It’s the kind of hype that only Apple can build. From Steve Jobs’ announcement of the iPad, to the reaction of the blogosphere, to the retail debut in the U.S., it’s hard to recall a device launch that has had this level of curiosity, commentary and criticism. The iPhone launch comes to mind, but if we let the numbers tell the story, the iPad has easily surpassed its smaller sibling in initial sales: more than a million units shipped so far – a sure sign that demand for the new gadget is meeting expectations.
But numbers don’t tell the full story. Especially when it comes to Apple products and even more so in the case of the iPad, a device which on paper at least, fails to impress. After all, from a functionality point of view, the iPad has less going for it than the iPhone. As many observers have pointed out, it lacks a camera, a keyboard, a memory card slot and in it’s current iteration can’t multi-task. Then you get your hands on one and these quibbles take a back seat to the experience of using the iPad. It may only be an iPod Touch on steroids, but that single difference – the size of the screen – makes all the difference in the world.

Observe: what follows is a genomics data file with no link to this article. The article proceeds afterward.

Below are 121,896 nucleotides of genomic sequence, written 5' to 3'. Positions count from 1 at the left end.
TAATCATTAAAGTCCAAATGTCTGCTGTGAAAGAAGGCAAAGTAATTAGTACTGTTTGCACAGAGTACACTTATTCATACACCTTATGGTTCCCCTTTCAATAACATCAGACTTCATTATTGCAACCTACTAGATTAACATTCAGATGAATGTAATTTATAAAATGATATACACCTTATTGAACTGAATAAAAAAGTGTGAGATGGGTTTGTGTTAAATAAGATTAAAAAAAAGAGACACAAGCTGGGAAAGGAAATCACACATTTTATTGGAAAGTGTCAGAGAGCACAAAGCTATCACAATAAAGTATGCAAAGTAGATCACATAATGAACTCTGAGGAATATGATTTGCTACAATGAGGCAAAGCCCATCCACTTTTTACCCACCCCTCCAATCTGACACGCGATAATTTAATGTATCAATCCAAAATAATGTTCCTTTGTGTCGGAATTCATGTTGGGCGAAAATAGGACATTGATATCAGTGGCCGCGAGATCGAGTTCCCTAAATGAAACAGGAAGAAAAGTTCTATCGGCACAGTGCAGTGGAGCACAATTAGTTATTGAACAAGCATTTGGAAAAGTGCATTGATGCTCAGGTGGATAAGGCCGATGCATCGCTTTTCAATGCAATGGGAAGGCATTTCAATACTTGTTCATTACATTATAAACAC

This isn’t a review of the iPad. If you want to read one, check out Marc Saltzman’s take on the gadget in text and video. He explains why the iPad is a device worth taking notice of and worth trying before you decide if it’s right for you. Instead, this is the story of Andrew Takla, a gadget geek of the first order who made up his mind months ago that he had to have an iPad.
As any self-respecting geek would, Andrew considered the drive down to the U.S. to buy himself an American model, but in the end he decided to delay his gratification by a few weeks and became one of the first to pre-order a Canadian model from Apple’s website.